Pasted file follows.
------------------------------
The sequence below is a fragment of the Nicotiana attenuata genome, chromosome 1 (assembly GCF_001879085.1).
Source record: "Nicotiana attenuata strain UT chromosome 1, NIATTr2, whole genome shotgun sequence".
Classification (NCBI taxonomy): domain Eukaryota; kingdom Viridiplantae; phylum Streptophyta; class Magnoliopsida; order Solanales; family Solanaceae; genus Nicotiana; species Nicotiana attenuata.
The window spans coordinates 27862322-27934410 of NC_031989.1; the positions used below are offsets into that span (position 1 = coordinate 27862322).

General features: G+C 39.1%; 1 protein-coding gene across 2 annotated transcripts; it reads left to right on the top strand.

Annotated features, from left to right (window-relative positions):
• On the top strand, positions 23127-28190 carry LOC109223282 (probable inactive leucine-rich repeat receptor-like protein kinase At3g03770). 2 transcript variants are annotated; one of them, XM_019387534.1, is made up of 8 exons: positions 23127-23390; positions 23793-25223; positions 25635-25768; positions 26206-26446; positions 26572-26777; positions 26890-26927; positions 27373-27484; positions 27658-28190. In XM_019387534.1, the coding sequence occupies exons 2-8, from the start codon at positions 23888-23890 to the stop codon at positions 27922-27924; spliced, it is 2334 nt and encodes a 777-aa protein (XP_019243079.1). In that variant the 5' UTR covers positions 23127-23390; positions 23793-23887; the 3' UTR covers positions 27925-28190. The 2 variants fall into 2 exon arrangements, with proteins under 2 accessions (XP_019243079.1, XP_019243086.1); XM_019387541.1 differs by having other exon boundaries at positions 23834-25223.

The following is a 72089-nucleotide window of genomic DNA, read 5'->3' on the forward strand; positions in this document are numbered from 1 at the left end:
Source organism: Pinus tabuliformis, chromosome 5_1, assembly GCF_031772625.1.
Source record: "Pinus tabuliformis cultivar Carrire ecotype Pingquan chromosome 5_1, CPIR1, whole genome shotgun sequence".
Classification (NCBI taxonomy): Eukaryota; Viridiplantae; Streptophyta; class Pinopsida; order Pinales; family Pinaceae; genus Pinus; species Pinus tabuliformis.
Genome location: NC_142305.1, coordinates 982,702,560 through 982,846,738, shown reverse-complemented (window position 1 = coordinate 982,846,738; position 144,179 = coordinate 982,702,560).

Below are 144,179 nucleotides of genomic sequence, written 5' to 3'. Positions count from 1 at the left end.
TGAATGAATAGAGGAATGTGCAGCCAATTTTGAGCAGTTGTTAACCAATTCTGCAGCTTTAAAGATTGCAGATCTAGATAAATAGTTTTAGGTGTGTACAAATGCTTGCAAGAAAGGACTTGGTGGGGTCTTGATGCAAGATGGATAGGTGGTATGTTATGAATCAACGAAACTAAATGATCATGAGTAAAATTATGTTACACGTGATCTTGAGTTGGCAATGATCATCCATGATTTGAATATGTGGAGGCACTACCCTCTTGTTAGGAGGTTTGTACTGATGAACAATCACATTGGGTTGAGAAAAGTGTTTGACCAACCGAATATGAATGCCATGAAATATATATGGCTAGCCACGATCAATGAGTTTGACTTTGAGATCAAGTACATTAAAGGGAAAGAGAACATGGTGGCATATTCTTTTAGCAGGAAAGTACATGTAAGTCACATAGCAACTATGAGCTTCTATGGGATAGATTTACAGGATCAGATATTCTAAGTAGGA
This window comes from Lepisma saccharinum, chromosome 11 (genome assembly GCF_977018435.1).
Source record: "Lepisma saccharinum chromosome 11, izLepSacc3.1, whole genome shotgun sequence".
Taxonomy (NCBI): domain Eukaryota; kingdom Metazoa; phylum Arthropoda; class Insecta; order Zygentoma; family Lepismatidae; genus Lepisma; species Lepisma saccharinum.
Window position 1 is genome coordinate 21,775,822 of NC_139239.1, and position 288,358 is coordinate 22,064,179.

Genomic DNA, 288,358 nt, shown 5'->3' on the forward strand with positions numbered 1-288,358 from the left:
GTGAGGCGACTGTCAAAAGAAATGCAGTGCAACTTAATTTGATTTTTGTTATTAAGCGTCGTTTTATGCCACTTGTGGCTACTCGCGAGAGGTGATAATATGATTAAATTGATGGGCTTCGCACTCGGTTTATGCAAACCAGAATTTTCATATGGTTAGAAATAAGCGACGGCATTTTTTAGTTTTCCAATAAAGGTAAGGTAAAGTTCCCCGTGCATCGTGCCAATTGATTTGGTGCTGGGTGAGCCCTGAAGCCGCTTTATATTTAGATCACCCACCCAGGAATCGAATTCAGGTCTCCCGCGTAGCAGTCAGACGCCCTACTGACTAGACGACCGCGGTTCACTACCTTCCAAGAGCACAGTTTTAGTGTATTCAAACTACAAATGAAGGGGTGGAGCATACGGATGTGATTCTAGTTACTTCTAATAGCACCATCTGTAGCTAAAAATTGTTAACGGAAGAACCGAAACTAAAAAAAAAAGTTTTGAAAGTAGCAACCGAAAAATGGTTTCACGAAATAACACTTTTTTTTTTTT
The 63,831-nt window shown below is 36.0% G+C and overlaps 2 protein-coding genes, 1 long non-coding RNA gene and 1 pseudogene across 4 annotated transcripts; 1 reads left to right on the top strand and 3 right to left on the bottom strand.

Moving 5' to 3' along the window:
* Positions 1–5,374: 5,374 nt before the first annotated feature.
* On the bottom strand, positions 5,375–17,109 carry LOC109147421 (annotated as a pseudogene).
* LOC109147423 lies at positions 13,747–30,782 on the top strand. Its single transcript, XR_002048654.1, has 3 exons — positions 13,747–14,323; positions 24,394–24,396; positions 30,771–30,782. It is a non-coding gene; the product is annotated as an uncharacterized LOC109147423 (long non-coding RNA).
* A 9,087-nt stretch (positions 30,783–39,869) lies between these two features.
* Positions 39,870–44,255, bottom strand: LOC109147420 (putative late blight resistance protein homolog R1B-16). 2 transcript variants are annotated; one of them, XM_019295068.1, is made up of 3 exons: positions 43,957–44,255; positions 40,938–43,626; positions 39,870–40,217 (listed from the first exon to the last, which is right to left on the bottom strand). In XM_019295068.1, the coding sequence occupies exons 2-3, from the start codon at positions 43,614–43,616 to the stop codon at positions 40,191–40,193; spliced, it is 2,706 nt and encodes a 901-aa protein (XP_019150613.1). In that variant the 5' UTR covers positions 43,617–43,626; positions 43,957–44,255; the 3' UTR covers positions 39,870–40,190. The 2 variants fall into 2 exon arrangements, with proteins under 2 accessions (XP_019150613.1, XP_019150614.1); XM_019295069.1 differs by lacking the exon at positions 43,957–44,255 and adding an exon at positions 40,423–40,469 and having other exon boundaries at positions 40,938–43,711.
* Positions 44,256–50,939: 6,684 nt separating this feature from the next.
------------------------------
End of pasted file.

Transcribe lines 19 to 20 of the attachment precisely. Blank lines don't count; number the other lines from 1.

Genomic DNA, 288,358 nt, shown 5'->3' on the forward strand with positions numbered 1-288,358 from the left:
GTGAGGCGACTGTCAAAAGAAATGCAGTGCAACTTAATTTGATTTTTGTTATTAAGCGTCGTTTTATGCCACTTGTGGCTACTCGCGAGAGGTGATAATATGATTAAATTGATGGGCTTCGCACTCGGTTTATGCAAACCAGAATTTTCATATGGTTAGAAATAAGCGACGGCATTTTTTAGTTTTCCAATAAAGGTAAGGTAAAGTTCCCCGTGCATCGTGCCAATTGATTTGGTGCTGGGTGAGCCCTGAAGCCGCTTTATATTTAGATCACCCACCCAGGAATCGAATTCAGGTCTCCCGCGTAGCAGTCAGACGCCCTACTGACTAGACGACCGCGGTTCACTACCTTCCAAGAGCACAGTTTTAGTGTATTCAAACTACAAATGAAGGGGTGGAGCATACGGATGTGATTCTAGTTACTTCTAATAGCACCATCTGTAGCTAAAAATTGTTAACGGAAGAACCGAAACTAAAAAAAAAAGTTTTGAAAGTAGCAACCGAAAAATGGTTTCACGAAATAACACTTTTTTTTTTTT